Digestive Health Issues Impacting Military Personnel

The onset of a functional GI disorder can be triggered by severe stress and infections of the digestive tract. Deployed military personnel face an elevated chance of experiencing these risk factors and developing a Functional GI Disorder as a result of their service. The challenges of deployment and combat situations can be incredibly stressful, and digestive tract infections are common in areas outside the U.S. where living conditions may be less than ideal. The service connection of these conditions has been extensively studied and, most recently, a 2010 Institute of Medicine report, entitled Gulf War and Health: Health Effects of Serving in the Gulf War, identified functional GI disorders along with 3 other multi-symptom illnesses present in veterans as related to their service during the Gulf War.

The majority of functional GI disorders are painful, debilitating, and chronic. Long after a soldier’s tour is over, and the stress or infection subsides, the functional GI disorder and its symptoms can remain. It is for this reason that the Department of Veterans Affairs (VA) recognizes that there is a “presumption of service connection” for veterans suffering with Functional GI Disorders following their service during the Gulf War.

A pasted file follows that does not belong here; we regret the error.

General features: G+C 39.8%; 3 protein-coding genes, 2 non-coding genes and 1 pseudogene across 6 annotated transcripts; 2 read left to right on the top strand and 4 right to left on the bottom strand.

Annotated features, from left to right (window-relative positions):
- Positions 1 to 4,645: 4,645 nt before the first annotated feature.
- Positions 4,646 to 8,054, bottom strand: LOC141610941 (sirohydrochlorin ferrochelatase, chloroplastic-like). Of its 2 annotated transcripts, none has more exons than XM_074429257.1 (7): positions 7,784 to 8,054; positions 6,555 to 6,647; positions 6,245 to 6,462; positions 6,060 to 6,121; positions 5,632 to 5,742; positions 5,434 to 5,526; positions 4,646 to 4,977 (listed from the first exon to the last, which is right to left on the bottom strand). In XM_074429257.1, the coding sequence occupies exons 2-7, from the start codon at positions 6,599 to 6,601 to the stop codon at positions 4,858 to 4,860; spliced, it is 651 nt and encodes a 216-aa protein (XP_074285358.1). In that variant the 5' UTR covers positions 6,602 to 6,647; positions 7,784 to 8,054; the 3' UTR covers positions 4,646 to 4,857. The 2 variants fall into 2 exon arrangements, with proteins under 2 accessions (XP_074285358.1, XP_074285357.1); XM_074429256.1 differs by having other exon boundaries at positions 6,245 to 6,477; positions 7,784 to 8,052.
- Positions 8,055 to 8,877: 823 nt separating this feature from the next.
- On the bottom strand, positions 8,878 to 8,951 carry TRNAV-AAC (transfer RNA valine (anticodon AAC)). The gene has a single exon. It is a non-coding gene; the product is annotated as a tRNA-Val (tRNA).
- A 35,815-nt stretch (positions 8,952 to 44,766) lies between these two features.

Members of Congress Can Help

The Department of Defense (DOD) conducts important research into medical conditions that impact veterans and active-duty military personnel through its Congressionally Directed Medical Research Program (CDMRP). The annual Defense Appropriations Bill identifies and outlines which conditions the CDMRP should be studying for the fiscal year. Legislators from both chambers can request that the fiscal year (FY) 2016 Defense Appropriations Bill include language that directs the CDMRP to provide support for Functional GI Disorders research.

The CDMRP only conducts research into conditions that are identified as “eligible for study” within the annual Defense Appropriations Bill. Functional GI disorders have been included as a condition eligible for study in the CDMRP's Gulf War Illness Research Program since fiscal year (FY) 2012, and we want to see this continue in FY 2016.